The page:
They also have an article on beliefnet.com: Why We Don't Spank.

As for books on discipline, you can check out some of the books in the Emerging Parents blog recommended reading list: Recommended Reading

One book I might add is Adventures in Gentle Discipline by Hilary Flower. The book is made up of personal stories from other parents in their journey of implementing gentle discipline with their own kids.


At November 2, 2007 at 9:24 PM, Blogger David R

Julie, I'd like to write about discipline. My wife Beth and I have two daughers, Rachel (9) and Hannah (7), and we've never spanked, thought we've had very strict discipline.

How can I get a slot to write?


At November 2, 2007 at 10:42 PM, Anonymous Anonymous

we've really benefited from the "Positive Discipline" books. "Positive Discipline A to Z" is laid out really well, easy to look up ideas. It's especially good at dealing with power struggles. There's also a "Positive Discipline in the Christian Home" which has a great response to the "spare the rod..." way of discipline.


At November 3, 2007 at 8:29 PM, Blogger Jeff

Although it will be in Dec., my wife and I are going to see Jim Fay speak on Love and Logic. If any body is interested I could post something after seeing him.


At November 6, 2007 at 10:51 AM, Anonymous Anonymous

I come from a conservative christian background. I received spankings up until age 12. Then I was grounded for offenses. I am now the mother of four school aged kids. I only spanked the kids until they were around five. Now I take privileges away for defiance and lying. Other than that, I try to see my position as a parent as more of a teacher/guider. It seemed that my parents tended to discipline with an intermediate to high level of anger. That is the part of my discipline growing up that I choose to not use. Plus I lead by example. If I have screwed up and wronged one of my children, I ask their forgiveness. This teaches them that I don't know everything, it is ok to make mistakes, and to own up to your mistakes. In our post modern world kids need to understand that not everything is black and white. We need to be humble enough to understand that life is about continous learning.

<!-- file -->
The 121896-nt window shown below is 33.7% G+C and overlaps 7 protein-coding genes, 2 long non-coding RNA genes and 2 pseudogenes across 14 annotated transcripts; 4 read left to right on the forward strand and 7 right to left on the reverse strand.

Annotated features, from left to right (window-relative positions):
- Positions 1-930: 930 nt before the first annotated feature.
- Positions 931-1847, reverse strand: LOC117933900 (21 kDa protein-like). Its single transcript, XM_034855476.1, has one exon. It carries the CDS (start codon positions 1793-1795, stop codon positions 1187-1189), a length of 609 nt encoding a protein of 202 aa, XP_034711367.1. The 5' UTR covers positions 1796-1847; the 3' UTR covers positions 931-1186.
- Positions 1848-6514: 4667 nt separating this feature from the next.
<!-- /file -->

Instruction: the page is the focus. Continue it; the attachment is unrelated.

At November 6, 2007 at 7:43 PM, Blogger Julie

David R. - I've added you to the list. Let me know if that date doesn't work for you.


At November 20, 2007 at 5:41 AM, Anonymous cynthia

Though I only remember receiving one spanking growing up and in retrospect, my mom was really more grace based, I fell into a very legalistic worldview when it came to parenting. I wanted to do it right. Sadly, that was more for my benefit than theirs. I wanted to be a good parent and the measure of that was well behaved children, right?

Our first fifteen years of parenting were legalistic, punitive and controlling. It was only when it all tumbled down around us and we saw what a facade it was that we turned, turned quickly around and totally changed our way of parenting. Though sometimes frustrating because of our lack of knowledge and skills, this has been a more peaceful, joyful, fruitful way of parenting.